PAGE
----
• Solar panels and wind generators require exotic “rare earth” minerals, whose extraction is very polluting due to the naturally dispersed nature of rare earths (thus the name).
  • Solar panels are very inefficient and short lived, e.g. typically less than 30% efficiency for 15 to 20 years with declining efficiency over time. Efficiency varies with the time of day/angle of the sun, latitude, prevalence of clouds and dust accumulation. Disposal of wastes are also problematic.
  • Solar plants using mirrors aimed at a steam generator are low tech but their high heat kills birds.
  • Wind turbines kill birds and bats and produce infra-sound that may be harmful to animals and humans.
Raptors sucked into wind turbine blades

10. Why do environmentalists hate hydroelectric power, which is the cleanest and most reliable power source

  • Environmentalists oppose hydroelectric power for two reasons.
    • The first and real reason is that their socialistic goal is to cripple economies and reduce populations that these sources would support.
      • (“Giving society cheap abundant energy would be the equivalent of giving an idiot child a machine gun.” – Paul Ehrlich or paraphrased: “Like giving a loaded gun to a child”)
      • They dream of a return to idealized more primitive times, which were, in reality, brutal and polluting.
      • In reality, the best way to protect the environment and stabilize family sizes is to raise poor people in developing countries out of their disease ridden squalor. They’re not lazy, just sick. Poverty, not population size, is the cause of environmental damage.
      • Africa, for example, has largely untapped hydroelectric capacity beyond their energy needs for the foreseeable future, but that would support a larger population, which the environmentalists fight against.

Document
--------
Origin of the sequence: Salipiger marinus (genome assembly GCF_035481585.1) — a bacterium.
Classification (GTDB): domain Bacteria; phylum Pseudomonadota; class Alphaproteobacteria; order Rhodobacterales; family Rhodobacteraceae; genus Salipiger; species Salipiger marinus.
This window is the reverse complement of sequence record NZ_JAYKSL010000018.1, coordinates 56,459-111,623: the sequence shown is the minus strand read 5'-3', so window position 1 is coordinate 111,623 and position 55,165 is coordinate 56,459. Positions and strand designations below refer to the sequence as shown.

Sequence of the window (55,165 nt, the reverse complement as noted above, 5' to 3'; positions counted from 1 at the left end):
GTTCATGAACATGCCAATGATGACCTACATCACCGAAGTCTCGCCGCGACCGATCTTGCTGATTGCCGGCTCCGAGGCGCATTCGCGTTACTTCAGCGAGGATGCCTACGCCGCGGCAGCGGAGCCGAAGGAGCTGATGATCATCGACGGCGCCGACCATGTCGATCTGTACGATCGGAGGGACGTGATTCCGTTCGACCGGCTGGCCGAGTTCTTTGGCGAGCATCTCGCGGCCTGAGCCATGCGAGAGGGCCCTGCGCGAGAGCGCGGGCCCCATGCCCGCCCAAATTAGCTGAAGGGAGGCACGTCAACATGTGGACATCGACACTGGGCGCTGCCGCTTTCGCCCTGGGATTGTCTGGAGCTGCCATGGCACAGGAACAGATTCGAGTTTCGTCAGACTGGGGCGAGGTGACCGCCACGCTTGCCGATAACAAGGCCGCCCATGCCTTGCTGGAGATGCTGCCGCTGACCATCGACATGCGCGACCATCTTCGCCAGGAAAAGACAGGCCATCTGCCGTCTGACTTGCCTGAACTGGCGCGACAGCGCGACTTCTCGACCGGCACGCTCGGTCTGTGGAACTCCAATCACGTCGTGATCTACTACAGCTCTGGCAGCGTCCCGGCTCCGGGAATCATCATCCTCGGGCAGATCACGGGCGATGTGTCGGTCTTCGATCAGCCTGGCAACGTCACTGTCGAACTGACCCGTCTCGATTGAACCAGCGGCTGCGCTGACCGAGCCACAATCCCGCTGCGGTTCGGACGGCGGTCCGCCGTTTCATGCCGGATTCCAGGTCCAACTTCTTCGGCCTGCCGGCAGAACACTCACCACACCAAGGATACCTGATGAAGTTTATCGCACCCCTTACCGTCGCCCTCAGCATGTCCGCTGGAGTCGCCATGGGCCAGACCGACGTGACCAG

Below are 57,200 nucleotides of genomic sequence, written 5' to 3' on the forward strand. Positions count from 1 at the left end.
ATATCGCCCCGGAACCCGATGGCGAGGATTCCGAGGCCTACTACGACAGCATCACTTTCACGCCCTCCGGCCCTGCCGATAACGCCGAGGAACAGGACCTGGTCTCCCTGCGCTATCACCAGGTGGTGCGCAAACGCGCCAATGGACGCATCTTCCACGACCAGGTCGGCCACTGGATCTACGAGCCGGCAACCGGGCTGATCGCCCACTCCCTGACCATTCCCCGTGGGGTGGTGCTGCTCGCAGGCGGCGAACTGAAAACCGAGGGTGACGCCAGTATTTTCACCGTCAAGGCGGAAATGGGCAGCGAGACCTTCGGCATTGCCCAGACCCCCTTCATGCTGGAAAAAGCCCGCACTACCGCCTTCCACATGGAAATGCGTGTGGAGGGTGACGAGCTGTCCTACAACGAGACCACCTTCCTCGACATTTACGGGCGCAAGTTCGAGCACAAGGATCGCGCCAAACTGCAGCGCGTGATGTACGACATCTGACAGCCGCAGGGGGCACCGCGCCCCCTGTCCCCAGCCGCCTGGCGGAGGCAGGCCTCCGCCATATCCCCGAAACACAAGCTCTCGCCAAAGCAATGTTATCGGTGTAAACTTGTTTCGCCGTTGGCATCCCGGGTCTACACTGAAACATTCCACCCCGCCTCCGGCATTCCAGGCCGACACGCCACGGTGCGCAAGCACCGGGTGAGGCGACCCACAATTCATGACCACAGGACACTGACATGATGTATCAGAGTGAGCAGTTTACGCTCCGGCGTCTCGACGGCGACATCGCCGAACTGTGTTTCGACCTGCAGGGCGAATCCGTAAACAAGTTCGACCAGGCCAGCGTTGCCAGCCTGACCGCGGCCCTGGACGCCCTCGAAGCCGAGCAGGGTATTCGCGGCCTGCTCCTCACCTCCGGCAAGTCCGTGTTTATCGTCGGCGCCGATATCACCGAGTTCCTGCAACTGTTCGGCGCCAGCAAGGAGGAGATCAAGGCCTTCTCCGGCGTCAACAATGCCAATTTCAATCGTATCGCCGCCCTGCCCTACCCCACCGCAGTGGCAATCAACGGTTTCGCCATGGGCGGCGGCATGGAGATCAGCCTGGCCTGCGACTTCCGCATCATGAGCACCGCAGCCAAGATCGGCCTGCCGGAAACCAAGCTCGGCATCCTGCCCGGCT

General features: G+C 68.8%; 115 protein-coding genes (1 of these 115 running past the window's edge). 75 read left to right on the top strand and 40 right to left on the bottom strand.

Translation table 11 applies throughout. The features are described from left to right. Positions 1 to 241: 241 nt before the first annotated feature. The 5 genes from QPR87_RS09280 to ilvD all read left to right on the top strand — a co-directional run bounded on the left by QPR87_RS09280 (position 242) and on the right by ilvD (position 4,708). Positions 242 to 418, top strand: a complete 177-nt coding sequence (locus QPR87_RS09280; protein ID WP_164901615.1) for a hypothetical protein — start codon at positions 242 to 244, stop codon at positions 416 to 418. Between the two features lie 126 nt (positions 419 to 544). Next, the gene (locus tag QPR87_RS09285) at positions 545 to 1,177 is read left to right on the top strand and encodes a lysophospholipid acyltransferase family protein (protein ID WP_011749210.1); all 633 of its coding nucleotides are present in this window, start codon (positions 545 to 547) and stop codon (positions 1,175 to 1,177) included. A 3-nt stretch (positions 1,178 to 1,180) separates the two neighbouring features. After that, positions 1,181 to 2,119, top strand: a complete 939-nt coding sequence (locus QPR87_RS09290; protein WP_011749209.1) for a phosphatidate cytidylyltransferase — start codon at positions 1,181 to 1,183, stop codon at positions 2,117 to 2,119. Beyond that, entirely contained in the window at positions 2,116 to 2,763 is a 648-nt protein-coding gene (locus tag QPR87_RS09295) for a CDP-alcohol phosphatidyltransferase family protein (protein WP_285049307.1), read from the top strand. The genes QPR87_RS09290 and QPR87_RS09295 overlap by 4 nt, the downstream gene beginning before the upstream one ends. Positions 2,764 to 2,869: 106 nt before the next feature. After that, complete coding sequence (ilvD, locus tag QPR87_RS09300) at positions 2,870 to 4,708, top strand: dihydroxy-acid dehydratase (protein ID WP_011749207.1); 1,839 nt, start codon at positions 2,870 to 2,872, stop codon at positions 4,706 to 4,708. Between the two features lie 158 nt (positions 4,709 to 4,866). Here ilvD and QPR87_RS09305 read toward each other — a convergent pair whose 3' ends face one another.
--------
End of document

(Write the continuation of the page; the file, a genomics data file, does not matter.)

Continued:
• The second “reason,” aka excuse, is disruption of the environment.
      • They don’t seem to mind the environmental disruption by wind and solar farms.
    • Hydroelectric power using large to small waterfalls provides reliable power with minimal impact.
    • Hydroelectric dams require reservoirs that fill slowly to cover formerly dry land, (so the downstream river is not starved in the process), which temporarily disrupts ecosystems that historically have quickly adapted.
      • They prevent periodic downstream flooding that causes misery and death.
      • They provide water for homes, industry and agriculture, and jobs from fishing and tourism.
        • If there is a shortage of fresh water in the world, as claimed by environmentalists, it is because reservoirs are needed.
        • Environmental groups have prevented the construction of over 200 hydroelectric dams in Africa alone.

Beating World Hunger

How we are beating hunger in 5 graphs

August 31, 2016
By Chelsea Follett